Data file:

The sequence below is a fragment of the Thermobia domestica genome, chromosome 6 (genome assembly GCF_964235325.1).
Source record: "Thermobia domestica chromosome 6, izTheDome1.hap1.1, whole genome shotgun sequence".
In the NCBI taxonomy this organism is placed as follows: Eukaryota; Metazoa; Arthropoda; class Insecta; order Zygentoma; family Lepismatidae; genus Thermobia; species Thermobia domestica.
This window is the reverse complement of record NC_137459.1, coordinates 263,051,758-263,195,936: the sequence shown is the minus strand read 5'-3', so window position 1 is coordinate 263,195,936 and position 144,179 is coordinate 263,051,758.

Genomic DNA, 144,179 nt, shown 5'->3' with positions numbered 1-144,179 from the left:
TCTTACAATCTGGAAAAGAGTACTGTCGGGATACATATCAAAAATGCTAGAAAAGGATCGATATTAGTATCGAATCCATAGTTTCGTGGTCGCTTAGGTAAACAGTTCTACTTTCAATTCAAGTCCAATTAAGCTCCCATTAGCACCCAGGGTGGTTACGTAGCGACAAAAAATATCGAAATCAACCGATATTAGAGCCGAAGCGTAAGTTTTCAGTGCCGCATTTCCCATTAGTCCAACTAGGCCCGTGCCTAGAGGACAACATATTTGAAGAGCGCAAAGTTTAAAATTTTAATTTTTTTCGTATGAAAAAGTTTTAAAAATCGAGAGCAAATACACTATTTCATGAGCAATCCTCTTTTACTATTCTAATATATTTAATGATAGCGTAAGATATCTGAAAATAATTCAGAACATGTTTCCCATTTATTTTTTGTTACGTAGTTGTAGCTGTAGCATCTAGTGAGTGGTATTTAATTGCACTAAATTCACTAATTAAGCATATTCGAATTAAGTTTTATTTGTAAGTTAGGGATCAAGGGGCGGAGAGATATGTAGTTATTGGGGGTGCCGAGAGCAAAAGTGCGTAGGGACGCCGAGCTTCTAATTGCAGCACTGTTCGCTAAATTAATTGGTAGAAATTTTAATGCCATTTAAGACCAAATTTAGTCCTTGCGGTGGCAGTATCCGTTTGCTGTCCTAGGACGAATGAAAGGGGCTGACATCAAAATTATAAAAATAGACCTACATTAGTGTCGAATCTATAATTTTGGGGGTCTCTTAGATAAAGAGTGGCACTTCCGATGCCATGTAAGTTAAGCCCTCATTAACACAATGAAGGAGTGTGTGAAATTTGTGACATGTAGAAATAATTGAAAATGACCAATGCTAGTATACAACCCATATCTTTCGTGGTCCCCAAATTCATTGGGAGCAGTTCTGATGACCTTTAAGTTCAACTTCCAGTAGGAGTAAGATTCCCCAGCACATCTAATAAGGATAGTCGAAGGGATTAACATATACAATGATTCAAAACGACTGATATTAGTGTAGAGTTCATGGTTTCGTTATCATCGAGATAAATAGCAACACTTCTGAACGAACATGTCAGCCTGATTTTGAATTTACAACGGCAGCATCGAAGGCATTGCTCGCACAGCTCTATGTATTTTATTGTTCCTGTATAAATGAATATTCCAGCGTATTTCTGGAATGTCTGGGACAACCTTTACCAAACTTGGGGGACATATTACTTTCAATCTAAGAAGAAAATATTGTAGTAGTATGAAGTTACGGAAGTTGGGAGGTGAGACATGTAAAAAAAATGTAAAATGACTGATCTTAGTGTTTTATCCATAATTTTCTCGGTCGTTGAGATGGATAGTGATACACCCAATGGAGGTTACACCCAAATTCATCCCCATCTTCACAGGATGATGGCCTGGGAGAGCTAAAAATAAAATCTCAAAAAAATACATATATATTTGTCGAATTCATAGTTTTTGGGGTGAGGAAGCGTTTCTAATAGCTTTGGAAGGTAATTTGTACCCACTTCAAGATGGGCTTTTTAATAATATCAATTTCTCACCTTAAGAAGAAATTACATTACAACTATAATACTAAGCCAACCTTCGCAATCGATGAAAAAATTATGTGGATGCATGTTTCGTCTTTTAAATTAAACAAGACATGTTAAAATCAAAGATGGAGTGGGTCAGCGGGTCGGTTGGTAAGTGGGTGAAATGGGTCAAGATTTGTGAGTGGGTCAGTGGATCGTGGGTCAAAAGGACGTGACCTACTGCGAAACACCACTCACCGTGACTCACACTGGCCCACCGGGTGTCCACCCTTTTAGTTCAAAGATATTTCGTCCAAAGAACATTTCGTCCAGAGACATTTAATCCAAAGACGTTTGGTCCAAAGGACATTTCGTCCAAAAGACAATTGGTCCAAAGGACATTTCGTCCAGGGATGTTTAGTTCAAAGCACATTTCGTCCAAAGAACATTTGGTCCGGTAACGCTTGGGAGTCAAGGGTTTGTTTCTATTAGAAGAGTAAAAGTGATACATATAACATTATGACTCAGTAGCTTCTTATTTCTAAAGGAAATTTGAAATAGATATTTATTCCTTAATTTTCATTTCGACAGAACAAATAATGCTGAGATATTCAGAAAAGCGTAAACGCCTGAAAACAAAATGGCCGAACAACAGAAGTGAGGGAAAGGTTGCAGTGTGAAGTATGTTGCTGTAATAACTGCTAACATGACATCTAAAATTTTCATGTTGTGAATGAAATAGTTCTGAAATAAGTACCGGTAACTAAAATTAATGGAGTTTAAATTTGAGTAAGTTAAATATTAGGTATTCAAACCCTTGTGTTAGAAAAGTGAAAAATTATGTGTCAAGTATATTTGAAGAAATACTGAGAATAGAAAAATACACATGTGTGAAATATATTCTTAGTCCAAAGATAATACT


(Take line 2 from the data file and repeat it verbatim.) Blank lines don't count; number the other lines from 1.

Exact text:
Source record: "Thermobia domestica chromosome 6, izTheDome1.hap1.1, whole genome shotgun sequence".